Top positive review
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An admirable and moving memoir
on 19 May 2013
While I must admit personally to having blown hot and cold so far as the Blair and Brown governments were concerned I always regarded Alan Johnson as one of the few members of those governments who combined integrity, honesty and a deep-rooted sense of fairness with the character of an authentically nice bloke. My liking and respect for the man is enhanced by this book, not least because, although it's his own autobiograpy, in fact it's not about him per se.
And when did you last read a political autobiography that was not an ego-trip by the author?
Rather Alan Johnson's book is mainly about two remarkable women - his mother, Lily and his sister Linda - struggling for their own survival, and that of the young Alan, in dreadful slum conditions, with a husband and father, Steve - who was a total waste of space in every respect - during the period between the end of World War Two and the beginning of the Swinging Sixties. (And the book is a powerful reminder to those of us who remember those times of how bloody horrible in some many ways the "good old days" of the 50s really were; violent racism, unbridled sexism and homophobia, casual violence, grinding poverty, Arctic winters....)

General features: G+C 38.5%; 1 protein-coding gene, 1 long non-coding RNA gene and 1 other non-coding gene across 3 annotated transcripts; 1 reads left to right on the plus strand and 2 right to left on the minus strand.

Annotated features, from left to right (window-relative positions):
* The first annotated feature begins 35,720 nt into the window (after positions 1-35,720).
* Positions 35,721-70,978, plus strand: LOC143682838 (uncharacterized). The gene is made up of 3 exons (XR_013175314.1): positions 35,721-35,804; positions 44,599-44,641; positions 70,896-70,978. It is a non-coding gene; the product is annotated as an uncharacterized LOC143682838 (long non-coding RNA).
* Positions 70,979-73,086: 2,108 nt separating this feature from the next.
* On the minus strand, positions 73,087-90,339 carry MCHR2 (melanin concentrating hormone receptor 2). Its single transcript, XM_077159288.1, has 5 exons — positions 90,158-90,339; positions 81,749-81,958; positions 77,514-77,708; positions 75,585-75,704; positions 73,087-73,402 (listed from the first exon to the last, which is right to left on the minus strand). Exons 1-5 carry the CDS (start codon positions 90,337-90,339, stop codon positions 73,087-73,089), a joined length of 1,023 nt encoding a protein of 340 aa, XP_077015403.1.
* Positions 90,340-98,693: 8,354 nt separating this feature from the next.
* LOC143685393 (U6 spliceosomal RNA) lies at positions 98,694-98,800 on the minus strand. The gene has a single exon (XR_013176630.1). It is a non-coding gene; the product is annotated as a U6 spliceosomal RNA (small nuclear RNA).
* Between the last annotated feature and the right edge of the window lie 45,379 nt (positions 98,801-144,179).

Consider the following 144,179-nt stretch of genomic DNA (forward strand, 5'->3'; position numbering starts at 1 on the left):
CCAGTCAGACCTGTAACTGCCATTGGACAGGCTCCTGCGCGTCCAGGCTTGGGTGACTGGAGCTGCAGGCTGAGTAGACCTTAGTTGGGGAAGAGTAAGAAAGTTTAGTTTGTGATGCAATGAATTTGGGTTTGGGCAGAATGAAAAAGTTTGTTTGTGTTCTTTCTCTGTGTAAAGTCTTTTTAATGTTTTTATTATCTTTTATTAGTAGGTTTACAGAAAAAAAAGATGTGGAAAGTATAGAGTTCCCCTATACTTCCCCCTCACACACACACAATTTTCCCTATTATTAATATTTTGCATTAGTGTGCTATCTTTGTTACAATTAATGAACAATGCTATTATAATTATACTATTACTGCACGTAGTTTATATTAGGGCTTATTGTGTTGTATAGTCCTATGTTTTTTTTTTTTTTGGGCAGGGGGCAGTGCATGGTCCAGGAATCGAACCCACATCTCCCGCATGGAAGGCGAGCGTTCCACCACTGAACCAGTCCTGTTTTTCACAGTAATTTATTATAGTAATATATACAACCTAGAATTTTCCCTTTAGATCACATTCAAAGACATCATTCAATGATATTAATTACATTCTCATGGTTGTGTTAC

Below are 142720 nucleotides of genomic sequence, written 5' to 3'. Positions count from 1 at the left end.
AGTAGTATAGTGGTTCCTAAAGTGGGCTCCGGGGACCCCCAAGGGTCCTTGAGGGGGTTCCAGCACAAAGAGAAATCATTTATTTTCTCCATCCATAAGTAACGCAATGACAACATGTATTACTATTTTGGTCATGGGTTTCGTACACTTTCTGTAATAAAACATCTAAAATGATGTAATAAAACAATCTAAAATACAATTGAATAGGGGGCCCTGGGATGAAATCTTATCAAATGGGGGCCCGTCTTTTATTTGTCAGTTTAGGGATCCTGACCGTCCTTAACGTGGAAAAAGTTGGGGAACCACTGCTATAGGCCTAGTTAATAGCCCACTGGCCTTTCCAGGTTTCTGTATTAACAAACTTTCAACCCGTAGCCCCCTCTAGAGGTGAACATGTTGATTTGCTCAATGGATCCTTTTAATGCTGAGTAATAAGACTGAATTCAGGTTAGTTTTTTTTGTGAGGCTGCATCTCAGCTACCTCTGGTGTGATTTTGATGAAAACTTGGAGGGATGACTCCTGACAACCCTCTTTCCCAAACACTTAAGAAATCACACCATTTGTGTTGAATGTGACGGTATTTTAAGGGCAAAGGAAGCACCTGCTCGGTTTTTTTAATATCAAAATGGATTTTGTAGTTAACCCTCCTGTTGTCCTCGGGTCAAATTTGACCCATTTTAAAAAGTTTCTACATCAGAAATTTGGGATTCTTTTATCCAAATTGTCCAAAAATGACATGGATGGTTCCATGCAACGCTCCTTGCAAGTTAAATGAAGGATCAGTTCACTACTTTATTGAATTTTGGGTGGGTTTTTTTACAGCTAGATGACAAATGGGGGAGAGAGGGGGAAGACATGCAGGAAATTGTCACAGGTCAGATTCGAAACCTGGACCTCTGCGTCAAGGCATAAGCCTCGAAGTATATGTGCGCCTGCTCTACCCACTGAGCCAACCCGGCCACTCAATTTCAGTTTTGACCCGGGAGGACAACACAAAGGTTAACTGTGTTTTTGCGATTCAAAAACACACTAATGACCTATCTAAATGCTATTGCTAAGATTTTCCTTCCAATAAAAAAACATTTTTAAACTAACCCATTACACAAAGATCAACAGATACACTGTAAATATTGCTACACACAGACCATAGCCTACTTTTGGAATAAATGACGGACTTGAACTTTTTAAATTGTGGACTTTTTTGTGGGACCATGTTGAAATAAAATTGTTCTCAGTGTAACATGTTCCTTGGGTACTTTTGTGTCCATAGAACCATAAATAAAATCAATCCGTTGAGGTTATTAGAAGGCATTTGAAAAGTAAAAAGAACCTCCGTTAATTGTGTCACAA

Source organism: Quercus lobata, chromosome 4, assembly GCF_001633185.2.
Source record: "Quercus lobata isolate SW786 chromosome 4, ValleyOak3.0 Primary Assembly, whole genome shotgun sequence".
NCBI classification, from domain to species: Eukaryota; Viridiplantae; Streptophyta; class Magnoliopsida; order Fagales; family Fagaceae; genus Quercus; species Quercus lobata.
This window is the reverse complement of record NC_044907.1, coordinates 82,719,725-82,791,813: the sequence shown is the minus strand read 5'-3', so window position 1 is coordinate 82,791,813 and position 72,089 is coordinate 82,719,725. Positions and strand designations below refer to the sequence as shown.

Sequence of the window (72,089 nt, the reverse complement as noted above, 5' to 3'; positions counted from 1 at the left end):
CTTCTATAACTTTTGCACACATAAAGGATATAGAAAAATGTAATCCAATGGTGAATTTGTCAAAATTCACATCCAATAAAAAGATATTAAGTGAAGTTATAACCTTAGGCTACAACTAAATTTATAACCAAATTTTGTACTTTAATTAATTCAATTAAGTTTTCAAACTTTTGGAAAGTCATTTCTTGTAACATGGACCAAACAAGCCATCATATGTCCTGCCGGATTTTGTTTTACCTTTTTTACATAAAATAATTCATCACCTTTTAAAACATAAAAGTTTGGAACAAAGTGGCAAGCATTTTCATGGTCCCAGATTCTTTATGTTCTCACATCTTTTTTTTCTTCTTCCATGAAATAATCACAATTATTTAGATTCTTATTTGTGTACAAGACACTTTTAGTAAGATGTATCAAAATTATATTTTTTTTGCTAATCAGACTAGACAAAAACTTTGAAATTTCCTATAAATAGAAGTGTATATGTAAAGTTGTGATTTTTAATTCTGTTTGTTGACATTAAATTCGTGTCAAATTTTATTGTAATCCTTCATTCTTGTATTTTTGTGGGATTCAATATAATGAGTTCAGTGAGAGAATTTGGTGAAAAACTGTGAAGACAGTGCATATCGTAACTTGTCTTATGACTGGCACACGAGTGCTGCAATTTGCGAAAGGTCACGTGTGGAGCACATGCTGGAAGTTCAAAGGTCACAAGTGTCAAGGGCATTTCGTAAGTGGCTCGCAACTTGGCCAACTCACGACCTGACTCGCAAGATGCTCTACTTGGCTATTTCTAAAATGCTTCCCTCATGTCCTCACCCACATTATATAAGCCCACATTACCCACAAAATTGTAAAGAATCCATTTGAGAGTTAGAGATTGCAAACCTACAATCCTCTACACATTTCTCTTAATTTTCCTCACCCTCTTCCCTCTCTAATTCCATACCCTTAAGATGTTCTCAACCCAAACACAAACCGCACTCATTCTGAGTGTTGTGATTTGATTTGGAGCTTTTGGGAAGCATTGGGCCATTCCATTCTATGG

Lily's life is an eternal struggle, made even more unbearable when Steve abandons her and the two children. Wastrel he may have been but his leaving is still like a bereavement. Yet she copes, robbing Peter to pay Paul, always doing her very best for Linda and Alan. Then Lily dies, at only 42 and Linda takes over, defying officialdom though only in her teens so that she and her young brother can stay together.
The story sounds tragic. While it's certainy sad, it escapes tragedy due to Alan Johnson's refusal to write it as a "dreadful childhood" memoir. Rather it is full of humour - much of it self-deprecating - optimism and generosity of spirit.
An easy read, in the sense that it is written in good,plain English, and written as a story rather than as either a polemic railing against the injustices of the time or as a profound political testament. And none the worse for that.
My only source of regret is that this man, with a character forged by intimate experience of the life of the urban poor, is no longer at the centre of Government.